Here is what Prince Charles did in Cuba

Prince Charles feasts with mojitos, guarapo, coffee, rum

HAVANA, Cuba – After a morning visit to the Molecular Immunology Center in Havana, the visit to Cuba came to an end for Prince Charles, the Prince of Wales, and Camilla, the Duchess of Cornwall, on Wednesday afternoon. 

The heir to the British throne and his wife arrived Sunday. They met with Eusebio Leal, the Old Havana historian, before having dinner with Cuban President Miguel Diaz-Canel. They had a busy Monday learning about the baroque architecture of the cathedral and other historic buildings. 

During their stay, their Royal Highnesses drove a 1953 MG, sat on a park bench next to the statue of The Beatles' John Lennon, attended a gala at the Alicia Alonso Theater, and visited a cafe at Plaza Vieja. They drank Cuban coffee, mojitos and rum.

Prince Charles, Prince of Wales, grinds sugar cane during a visit to a paladar called Habanera, a privately owned restaurant on March 27, 2019 in Havana, Cuba. Photo by Chris Jackson/Getty Images

They met Cuban choreographer Carlos Acosta, who danced for the Royal Ballet and will direct the Royal Ballet of Birmingham in 2020. They also met cuentapropistas, dancers, boxers, farmers, students, musicians, engineers and even British expats.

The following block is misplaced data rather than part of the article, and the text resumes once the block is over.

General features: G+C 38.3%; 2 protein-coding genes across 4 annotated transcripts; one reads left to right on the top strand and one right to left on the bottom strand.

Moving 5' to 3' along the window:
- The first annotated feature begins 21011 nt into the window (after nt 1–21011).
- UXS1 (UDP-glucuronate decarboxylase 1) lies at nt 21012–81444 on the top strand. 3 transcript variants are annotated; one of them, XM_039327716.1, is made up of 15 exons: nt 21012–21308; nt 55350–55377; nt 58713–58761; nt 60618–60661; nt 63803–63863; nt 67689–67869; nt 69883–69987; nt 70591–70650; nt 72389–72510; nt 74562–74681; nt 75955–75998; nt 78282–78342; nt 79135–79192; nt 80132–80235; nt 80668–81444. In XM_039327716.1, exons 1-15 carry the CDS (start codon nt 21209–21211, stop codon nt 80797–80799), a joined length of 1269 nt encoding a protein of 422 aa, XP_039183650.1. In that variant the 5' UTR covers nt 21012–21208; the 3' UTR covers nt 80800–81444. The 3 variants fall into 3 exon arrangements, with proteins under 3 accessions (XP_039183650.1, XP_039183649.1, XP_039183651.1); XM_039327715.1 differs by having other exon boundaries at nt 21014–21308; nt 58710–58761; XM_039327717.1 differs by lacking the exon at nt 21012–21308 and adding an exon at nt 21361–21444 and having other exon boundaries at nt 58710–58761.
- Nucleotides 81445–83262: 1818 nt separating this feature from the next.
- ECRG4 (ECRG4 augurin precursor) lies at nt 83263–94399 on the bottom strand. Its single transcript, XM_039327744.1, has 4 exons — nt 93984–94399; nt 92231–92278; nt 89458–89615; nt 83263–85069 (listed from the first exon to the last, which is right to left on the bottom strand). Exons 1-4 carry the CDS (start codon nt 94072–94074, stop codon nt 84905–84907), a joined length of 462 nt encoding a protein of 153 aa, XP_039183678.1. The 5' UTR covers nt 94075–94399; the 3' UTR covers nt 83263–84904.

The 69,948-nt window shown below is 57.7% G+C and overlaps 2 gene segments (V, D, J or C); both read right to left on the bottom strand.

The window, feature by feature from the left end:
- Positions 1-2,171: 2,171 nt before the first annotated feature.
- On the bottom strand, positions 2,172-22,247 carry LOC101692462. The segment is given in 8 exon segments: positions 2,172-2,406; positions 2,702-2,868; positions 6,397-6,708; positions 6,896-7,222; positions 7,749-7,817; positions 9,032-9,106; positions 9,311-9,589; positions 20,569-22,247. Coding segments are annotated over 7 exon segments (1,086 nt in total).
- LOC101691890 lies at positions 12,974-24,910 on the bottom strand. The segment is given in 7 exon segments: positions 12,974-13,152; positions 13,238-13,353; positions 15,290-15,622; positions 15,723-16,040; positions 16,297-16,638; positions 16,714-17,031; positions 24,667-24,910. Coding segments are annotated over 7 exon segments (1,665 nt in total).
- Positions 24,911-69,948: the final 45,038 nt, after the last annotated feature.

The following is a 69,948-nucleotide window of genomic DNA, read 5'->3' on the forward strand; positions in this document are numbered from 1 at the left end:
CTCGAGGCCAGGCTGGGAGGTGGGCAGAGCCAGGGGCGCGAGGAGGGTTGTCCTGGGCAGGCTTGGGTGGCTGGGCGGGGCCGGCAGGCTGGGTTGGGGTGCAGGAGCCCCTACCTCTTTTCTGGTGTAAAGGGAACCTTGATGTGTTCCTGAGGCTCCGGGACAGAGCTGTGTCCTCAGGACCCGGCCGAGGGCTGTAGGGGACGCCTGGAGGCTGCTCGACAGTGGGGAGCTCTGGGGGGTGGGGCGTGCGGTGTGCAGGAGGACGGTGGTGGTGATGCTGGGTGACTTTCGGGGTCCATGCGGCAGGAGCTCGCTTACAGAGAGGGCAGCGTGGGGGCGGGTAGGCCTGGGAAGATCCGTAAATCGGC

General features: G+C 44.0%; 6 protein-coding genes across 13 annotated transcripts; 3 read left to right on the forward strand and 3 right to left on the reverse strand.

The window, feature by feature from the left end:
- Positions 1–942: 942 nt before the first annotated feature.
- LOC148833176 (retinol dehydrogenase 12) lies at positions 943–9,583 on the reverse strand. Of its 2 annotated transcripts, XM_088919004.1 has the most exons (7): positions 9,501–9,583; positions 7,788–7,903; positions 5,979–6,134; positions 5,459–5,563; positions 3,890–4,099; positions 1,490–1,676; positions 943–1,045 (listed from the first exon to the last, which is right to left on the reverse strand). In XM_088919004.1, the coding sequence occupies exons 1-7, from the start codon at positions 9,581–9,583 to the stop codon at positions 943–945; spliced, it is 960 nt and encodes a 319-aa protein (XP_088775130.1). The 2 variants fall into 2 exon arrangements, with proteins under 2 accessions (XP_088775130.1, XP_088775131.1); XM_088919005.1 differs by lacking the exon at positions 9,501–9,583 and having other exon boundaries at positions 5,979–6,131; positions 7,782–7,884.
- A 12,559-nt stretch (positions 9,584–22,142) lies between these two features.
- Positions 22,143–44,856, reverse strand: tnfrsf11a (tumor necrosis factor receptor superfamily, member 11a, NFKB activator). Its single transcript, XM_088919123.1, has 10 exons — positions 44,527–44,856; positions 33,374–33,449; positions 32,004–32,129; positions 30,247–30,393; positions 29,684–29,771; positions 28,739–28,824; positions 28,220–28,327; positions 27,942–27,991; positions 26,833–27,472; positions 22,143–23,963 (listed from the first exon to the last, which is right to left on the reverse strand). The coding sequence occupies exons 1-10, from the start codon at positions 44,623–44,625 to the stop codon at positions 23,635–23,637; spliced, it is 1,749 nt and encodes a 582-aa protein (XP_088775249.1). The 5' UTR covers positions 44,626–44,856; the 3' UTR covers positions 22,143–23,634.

Prince Charles, Prince of Wales, visits the organic farm 'Finca Marta' on March 26, 2019 in Havana, Cuba. Photo by Chris Jackson/Getty Images

Their busy agenda did not include one meeting with any of the opponents of the Communist regime or with human rights activists.

The United Kingdom wants a closer economic relationship with Cuba. On Tuesday, Prince Charles visited a utility-size solar energy project awarded by Cuba's Electric Union to Hive Energy Ltd., a UK corporation with a subsidiary in Cuba. 

The subsidiary, Mariel Solar, began the constructio of 50 Megawatts of photovoltaic solar power generation station in late November at the port of Mariel's special economic development zone. According to Hive Energy's CEO, Giles Redpath, once the plant reaches is fully operational by the end of this year, it will help reduce Cuba’s dependency on foreign oil. 

Prince Charles' 13-day Caribbean tour will end with a visit to the Cayman Islands. 


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